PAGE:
Smartphone data usage up 89%, cost per MB down 46% in U.S., study says
Mobile data consumed on smartphones is up an average of 89% in the U.S., due in large part to the average cost of data per megabyte falling by 46%, according to new research from the Nielsen Co.
The research group described the growth of data usage as a "data tsunami" that is "growing at an astounding pace" in its latest report, released Friday. The group tracks the cellphone bills of more than 65,000 cellular lines.
"Smartphone owners –- especially those with iPhones and Android devices -- are consuming more data than ever before on a per-user basis," wrote Don Kellogg, a senior manager for Nielsen's telecom research and insights team, in a report on the group's findings. "This has huge implications for carriers since the proportion of smartphone owners is also increasing dramatically."
Currently, about 37% of all cellphone subscribers in the U.S. are using smartphones, Kellogg said.
Over a 12-month period ended March 31, the amount of data the average American smartphone user consumes each month has grown by 89%, from 230 megabytes to 435 megabytes, he said.
"A look at the distribution of data consumption is even more shocking," Kellogg pointed out.
Data usage for the top 10% of smartphone users has increased an average of 109%, while the top 1% has produced an average spike of 155%, over the same 12-month period, he said.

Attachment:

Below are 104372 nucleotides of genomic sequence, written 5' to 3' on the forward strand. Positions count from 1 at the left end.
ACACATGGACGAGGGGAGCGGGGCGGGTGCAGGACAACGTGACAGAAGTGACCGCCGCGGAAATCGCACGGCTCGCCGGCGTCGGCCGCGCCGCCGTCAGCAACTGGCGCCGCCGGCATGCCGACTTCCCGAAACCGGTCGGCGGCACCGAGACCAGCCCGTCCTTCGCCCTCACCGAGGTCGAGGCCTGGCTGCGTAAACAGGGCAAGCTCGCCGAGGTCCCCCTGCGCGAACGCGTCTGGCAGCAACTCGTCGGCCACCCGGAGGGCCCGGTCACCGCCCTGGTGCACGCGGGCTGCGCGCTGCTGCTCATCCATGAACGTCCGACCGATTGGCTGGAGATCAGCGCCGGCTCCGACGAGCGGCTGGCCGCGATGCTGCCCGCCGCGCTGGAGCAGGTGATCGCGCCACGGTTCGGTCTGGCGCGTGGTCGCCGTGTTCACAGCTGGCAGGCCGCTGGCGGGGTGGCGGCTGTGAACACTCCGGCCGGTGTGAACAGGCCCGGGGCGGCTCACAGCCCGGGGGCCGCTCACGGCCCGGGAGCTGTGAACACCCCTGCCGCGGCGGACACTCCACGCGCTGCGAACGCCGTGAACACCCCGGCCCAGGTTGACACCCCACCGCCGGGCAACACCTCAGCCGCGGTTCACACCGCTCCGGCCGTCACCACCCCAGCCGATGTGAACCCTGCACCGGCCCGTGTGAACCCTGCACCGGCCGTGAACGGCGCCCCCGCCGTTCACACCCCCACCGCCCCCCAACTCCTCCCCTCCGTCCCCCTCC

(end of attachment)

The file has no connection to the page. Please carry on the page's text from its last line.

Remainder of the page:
The rise in data usage on smartphones is being driven by consumers using more apps on mobile operating systems such as Apple's iOS and Google's Android.
"Consumers with iPhones and Android smartphones consume the most data: 582 MBs per month for the average Android owner and 492 MBs for the average iPhone user," Kellogg said. "Also of note, Windows Phone 7 users doubled their usage over the past two quarters, perhaps due to growth in the number of applications available."
But, even as data consumption has nearly doubled over the 12-month period, most smartphone owners aren't having to pay much more on their monthly cellphone bills.
The average smartphone user pays about 8 cents per megabyte, down from 14 cents per megabyte a year earlier, Kellogg said.
-- Nathan Olivarez-Giles
Photo: A member of the audience uses their iPhone to photograph newly elected Democratic National Committee Chairwoman Rep. Debbie Wasserman Schultz (D-Fla.) as she speaks during a meeting of Democratic National Committee on May 4 in Washington. Credit: Alex Brandon / Associated Press